I am a staunch supporter of Apple and have been for more than 20 years before the fair-weather friends hopped aboard. Only because I saw Apple, very early, build a better foundation of innovation, designed for the socio-economic benefit of a broader base than just technocrats. I only own Apple computers and acquired and used their complete product repertoire.
I always remained critical of the one-eyed king in the land of the blind, and I warned them on November 17, 2010, that their iTunes stance violates free-market principles.
Apple’s macro-economic stream of violations
Now whether the exact circumstances of the alleged collusion between booksellers and Apple insinuated by the DOJ hold any merit in a court of law remains to be seen. What is more important is that the desired role of Apple violates free-market principles (even without collusion), is unsustainable macro-economically, will prevent unencumbered growth, and is just bad karma.
Apple should play the role of ultimate distributor, not the creator of artificial advantages or disadvantages to the content it does not own. Marketplaces in which Apple plays the role of intermediary thrive and can become winner-takes-all propositions if – and only if – it complies with the fundamental rules of free markets. Apple violated most of those rules with music, videos, and even (iOS) applications in the same way it broke them most recently with electronic books.
Technology does not displace economics
The most important rule of a winner-takes-all marketplace stipulates that the participants of the marketplace (composed of suppliers and buyers) have the freedom to decide how they want to trade goods and services and that the intermediary (Apple in this case) merely provides the conduit for that exchange to establish that emotional freedom (within the bounds of the constitutional laws).
This means that Apple’s iTunes store should not predicate a song’s price (it does not or should not own). Instead, it should provide the record labels with the pricing mechanisms it desires to sell in any way it deems appropriate. Fixed pricing, variable pricing, rent, rent-to-own, auction, reverse auction, etc. should all be options Apple should have made available to the sellers and buyers, combined with full marketplace transparency. Apple should also avoid promoting content it favors and let the marketplace decide what it organically prefers (a topic Neil Young somewhat discombobulated hinted on in an interview with Walt Mossberg).
So, macro-economically, Apple’s plan has been flawed from the beginning, and only now has it yielded enough power to catch the eye of the DOJ. In the same way, Microsoft’s many years of improper marketplace behavior came to light to the DOJ after some fifteen years. The single company offenders are easy targets for the DOJ compared to the multi-sourced demi-cartel formed by Venture Capitalists. The latter have conspired and abused the value and continuity of their underlying asset (innovation) for at least all of the 17 years I have witnessed in Silicon Valley. I would have no problem proving the latter for the betterment of innovation discovery and value.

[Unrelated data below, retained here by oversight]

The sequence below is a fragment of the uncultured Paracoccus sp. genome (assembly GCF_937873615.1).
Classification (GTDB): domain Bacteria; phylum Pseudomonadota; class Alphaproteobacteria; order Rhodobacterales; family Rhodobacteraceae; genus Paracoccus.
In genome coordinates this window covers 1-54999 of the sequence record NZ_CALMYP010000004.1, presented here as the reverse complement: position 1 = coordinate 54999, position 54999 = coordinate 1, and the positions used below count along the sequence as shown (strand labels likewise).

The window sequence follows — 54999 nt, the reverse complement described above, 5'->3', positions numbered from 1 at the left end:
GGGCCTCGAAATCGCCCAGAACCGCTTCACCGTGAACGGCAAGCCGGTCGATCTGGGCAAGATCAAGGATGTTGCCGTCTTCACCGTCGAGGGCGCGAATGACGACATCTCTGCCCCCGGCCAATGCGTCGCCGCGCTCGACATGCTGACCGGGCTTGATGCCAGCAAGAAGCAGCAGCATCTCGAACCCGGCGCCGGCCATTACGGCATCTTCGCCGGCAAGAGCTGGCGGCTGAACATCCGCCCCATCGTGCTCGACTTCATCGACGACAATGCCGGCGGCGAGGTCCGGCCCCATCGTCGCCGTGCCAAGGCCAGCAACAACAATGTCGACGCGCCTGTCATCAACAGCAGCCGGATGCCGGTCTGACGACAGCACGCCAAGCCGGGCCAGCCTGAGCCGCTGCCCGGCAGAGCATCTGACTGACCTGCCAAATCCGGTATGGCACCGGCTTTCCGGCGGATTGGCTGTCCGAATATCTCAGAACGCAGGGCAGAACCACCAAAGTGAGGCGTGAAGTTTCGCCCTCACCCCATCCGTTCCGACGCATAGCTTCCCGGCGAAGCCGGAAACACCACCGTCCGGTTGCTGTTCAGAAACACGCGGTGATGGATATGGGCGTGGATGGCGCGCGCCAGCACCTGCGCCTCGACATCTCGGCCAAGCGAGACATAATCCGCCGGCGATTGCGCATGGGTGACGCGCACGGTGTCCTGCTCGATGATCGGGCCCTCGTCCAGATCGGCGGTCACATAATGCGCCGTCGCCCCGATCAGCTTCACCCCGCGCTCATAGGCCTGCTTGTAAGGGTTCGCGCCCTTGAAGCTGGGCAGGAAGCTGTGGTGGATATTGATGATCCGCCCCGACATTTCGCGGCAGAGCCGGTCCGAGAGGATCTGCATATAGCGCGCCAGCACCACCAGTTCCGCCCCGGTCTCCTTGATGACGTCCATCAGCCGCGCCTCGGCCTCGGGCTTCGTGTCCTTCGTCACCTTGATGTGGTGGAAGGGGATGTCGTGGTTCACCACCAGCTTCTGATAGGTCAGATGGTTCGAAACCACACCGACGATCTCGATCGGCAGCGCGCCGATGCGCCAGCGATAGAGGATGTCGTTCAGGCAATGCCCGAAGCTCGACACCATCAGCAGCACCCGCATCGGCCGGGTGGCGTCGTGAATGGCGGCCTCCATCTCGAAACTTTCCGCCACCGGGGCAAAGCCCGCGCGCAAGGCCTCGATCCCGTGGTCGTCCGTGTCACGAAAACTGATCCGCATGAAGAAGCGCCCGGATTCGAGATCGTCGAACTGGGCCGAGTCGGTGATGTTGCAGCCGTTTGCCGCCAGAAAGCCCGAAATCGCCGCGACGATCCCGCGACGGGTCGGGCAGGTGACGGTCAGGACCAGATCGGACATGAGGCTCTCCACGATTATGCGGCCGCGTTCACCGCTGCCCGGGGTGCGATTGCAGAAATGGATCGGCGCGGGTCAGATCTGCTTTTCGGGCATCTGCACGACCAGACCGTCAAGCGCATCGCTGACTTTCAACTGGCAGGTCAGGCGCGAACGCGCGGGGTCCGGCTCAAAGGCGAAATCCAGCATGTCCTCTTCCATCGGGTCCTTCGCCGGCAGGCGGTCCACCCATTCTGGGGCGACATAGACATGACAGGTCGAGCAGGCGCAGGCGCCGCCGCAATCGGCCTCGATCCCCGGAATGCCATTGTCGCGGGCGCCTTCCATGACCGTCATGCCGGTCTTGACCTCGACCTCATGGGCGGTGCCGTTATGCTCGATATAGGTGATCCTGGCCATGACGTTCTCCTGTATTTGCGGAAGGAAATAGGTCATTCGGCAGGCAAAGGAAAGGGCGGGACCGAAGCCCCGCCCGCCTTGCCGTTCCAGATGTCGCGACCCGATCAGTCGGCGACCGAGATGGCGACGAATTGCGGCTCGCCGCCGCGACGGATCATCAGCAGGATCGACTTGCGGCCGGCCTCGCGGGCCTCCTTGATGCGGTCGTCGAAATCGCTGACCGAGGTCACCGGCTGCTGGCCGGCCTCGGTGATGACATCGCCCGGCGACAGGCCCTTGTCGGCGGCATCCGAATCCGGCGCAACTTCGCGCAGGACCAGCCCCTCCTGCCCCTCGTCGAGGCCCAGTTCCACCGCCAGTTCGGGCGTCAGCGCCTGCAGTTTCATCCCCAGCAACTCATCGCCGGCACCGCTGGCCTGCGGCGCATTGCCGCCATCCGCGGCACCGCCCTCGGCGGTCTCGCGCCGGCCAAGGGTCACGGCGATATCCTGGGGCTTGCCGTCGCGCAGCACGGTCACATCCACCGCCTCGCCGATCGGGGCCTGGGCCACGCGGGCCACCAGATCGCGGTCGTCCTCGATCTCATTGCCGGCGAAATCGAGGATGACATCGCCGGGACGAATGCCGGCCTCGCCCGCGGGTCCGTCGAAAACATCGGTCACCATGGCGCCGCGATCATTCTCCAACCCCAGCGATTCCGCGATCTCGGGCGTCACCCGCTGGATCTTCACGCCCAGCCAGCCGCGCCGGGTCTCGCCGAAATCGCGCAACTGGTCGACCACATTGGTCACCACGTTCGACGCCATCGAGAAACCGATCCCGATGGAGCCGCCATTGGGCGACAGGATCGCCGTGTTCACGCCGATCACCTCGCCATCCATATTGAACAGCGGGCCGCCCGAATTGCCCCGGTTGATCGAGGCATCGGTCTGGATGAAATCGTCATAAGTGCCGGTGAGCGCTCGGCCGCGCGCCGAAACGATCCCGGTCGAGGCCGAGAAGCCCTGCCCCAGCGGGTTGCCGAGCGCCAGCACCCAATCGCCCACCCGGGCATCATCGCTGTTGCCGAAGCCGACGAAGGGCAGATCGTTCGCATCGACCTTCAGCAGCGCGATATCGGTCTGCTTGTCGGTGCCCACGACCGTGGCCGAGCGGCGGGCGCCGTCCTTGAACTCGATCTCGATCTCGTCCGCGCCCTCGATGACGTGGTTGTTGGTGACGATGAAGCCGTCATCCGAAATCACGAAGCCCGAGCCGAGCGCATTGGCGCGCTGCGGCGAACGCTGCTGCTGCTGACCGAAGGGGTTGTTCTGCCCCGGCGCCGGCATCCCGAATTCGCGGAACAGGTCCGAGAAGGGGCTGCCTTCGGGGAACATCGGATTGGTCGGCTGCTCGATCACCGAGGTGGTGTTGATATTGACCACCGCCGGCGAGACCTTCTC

Void of a robust economic framework that pays our constitution more than lip service and allows, enables, and promotes the creation of marketplaces that violate free-market principles, the DOJ, as the cleanup crew, has its work cut out. Collusion and sub-priming are default outcomes of marketplaces that violate free-market principles. And having studied our financial systems extensively, most of our economic systems (including the stock market) violate those principles.
Steve Jobs was a fantastic entrepreneur, and I wrote a piece from the heart soon after his passing, summing up his extraordinary contribution to the technology industry. But as with all people, he also had his limitations. I believe his fear of not wanting to lose out again to (Microsoft and) others drove him to build the most controlled and user-friendly computing experience one could imagine, and a less desirable extension of that controlling behavior into forcing the content owners to comply with his wishes. I also loved the Beatles, but his aggressive role in determining what content should prevail violates the ever-changing wants and needs of the people who populate the marketplace. Steve Jobs went a bridge too far.
This lawsuit by the DOJ is the perfect impetus for Tim Cook to show his leadership. To demonstrate how technology is there to serve the needs of the people, not to dictate them. To restore the economic freedoms of those who own digital content and become an even better conduit to how sellers want to sell and consumers enjoy it.
I do not doubt that when Apple keeps making fantastic products, the halo of a marketplace that adheres to free-market principles will continue to sprinkle a massive consumer adoption greenfield with Apple’s phenomenal technology prowess.